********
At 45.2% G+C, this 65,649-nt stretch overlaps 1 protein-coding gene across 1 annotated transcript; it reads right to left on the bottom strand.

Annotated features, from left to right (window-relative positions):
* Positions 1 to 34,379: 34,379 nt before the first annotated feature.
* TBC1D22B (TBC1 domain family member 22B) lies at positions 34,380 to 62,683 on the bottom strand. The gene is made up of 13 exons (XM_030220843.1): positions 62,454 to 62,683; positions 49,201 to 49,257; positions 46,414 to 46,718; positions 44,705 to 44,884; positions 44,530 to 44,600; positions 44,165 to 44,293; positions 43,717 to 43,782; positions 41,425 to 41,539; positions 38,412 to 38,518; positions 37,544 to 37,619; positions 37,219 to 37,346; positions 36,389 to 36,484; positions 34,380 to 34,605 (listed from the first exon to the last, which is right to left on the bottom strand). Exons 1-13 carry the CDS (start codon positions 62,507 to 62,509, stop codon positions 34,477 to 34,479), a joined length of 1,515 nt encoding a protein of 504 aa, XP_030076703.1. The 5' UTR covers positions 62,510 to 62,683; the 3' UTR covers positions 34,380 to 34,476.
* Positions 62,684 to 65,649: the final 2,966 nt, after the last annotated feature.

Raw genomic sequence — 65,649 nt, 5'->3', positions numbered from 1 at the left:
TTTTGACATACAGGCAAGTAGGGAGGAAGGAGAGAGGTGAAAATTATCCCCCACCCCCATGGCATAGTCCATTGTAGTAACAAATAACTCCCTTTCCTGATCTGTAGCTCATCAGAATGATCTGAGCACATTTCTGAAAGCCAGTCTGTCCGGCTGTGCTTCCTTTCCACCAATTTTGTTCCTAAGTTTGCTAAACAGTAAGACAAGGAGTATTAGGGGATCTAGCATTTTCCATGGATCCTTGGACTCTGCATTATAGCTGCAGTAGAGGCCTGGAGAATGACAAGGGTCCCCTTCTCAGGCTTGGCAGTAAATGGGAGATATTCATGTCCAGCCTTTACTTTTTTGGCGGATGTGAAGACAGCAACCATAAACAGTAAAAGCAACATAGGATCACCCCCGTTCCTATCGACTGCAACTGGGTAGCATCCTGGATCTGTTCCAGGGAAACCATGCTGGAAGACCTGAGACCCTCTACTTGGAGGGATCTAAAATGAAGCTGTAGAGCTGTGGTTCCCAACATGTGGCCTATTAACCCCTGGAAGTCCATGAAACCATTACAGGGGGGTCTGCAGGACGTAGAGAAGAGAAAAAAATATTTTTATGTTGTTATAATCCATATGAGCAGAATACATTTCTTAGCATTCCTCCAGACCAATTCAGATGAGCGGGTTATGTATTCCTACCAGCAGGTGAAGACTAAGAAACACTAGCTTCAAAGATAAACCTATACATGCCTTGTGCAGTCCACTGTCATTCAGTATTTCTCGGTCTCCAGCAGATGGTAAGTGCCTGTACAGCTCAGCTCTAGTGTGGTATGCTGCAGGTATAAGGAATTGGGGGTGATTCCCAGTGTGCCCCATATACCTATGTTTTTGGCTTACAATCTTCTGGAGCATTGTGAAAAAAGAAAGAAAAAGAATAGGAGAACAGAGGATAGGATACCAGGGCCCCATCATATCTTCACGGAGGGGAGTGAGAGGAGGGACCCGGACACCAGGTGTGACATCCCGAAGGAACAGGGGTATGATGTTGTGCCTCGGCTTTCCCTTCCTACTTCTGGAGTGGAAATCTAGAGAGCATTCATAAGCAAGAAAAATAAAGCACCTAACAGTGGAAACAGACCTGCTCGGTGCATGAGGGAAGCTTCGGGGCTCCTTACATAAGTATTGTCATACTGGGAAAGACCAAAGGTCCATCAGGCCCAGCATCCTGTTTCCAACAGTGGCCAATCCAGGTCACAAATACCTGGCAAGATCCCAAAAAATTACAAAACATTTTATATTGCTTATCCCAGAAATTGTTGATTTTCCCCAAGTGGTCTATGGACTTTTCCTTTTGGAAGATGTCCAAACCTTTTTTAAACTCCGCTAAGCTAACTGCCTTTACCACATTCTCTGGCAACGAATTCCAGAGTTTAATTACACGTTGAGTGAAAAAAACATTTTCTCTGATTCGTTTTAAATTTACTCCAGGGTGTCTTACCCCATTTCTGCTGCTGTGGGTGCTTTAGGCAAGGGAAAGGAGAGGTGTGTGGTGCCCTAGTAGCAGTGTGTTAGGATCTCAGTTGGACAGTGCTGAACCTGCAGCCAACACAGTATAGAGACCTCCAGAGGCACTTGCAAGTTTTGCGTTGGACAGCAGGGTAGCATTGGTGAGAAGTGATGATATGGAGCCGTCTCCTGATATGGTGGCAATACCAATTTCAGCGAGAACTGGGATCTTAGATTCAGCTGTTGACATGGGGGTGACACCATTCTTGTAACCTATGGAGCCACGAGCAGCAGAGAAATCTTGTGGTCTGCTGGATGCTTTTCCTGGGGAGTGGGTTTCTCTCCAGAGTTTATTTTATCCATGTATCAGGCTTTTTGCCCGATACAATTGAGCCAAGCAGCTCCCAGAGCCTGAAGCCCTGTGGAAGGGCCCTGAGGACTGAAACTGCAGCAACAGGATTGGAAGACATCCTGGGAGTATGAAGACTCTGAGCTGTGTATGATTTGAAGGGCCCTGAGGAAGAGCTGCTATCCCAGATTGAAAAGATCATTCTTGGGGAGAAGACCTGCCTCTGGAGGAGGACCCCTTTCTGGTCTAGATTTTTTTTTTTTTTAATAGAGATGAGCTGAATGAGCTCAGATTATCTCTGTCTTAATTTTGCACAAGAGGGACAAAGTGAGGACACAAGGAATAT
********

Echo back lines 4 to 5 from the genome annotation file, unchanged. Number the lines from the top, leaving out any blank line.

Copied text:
* TBC1D22B (TBC1 domain family member 22B) lies at positions 34,380 to 62,683 on the bottom strand. The gene is made up of 13 exons (XM_030220843.1): positions 62,454 to 62,683; positions 49,201 to 49,257; positions 46,414 to 46,718; positions 44,705 to 44,884; positions 44,530 to 44,600; positions 44,165 to 44,293; positions 43,717 to 43,782; positions 41,425 to 41,539; positions 38,412 to 38,518; positions 37,544 to 37,619; positions 37,219 to 37,346; positions 36,389 to 36,484; positions 34,380 to 34,605 (listed from the first exon to the last, which is right to left on the bottom strand). Exons 1-13 carry the CDS (start codon positions 62,507 to 62,509, stop codon positions 34,477 to 34,479), a joined length of 1,515 nt encoding a protein of 504 aa, XP_030076703.1. The 5' UTR covers positions 62,510 to 62,683; the 3' UTR covers positions 34,380 to 34,476.
* Positions 62,684 to 65,649: the final 2,966 nt, after the last annotated feature.